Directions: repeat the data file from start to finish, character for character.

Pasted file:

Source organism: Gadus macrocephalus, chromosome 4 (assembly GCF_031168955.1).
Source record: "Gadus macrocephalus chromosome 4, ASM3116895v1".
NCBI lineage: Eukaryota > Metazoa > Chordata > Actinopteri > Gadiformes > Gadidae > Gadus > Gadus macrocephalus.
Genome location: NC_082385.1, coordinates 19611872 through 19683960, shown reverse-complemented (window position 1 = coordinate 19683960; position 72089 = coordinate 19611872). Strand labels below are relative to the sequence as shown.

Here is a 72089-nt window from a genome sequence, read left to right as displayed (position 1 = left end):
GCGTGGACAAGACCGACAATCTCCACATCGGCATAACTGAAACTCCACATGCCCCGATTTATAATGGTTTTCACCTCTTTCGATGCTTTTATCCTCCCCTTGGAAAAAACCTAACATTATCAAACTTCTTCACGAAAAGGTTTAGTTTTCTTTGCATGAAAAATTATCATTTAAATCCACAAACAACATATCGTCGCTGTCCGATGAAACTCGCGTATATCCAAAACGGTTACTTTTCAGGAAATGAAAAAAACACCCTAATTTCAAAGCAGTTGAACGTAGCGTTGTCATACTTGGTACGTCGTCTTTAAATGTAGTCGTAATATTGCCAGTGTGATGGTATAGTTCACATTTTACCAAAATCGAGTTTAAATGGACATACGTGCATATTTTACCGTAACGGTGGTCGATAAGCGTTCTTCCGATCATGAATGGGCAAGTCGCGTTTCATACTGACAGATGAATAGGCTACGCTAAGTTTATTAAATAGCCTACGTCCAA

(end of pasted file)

Source organism: Gadus macrocephalus, chromosome 4 (assembly GCF_031168955.1).
Source record: "Gadus macrocephalus chromosome 4, ASM3116895v1".
NCBI lineage: Eukaryota > Metazoa > Chordata > Actinopteri > Gadiformes > Gadidae > Gadus > Gadus macrocephalus.
Genome location: NC_082385.1, coordinates 19611872 through 19683960, shown reverse-complemented (window position 1 = coordinate 19683960; position 72089 = coordinate 19611872). Strand labels below are relative to the sequence as shown.

Here is a 72089-nt window from a genome sequence, read left to right as displayed (position 1 = left end):
GCGTGGACAAGACCGACAATCTCCACATCGGCATAACTGAAACTCCACATGCCCCGATTTATAATGGTTTTCACCTCTTTCGATGCTTTTATCCTCCCCTTGGAAAAAACCTAACATTATCAAACTTCTTCACGAAAAGGTTTAGTTTTCTTTGCATGAAAAATTATCATTTAAATCCACAAACAACATATCGTCGCTGTCCGATGAAACTCGCGTATATCCAAAACGGTTACTTTTCAGGAAATGAAAAAAACACCCTAATTTCAAAGCAGTTGAACGTAGCGTTGTCATACTTGGTACGTCGTCTTTAAATGTAGTCGTAATATTGCCAGTGTGATGGTATAGTTCACATTTTACCAAAATCGAGTTTAAATGGACATACGTGCATATTTTACCGTAACGGTGGTCGATAAGCGTTCTTCCGATCATGAATGGGCAAGTCGCGTTTCATACTGACAGATGAATAGGCTACGCTAAGTTTATTAAATAGCCTACGTCCAA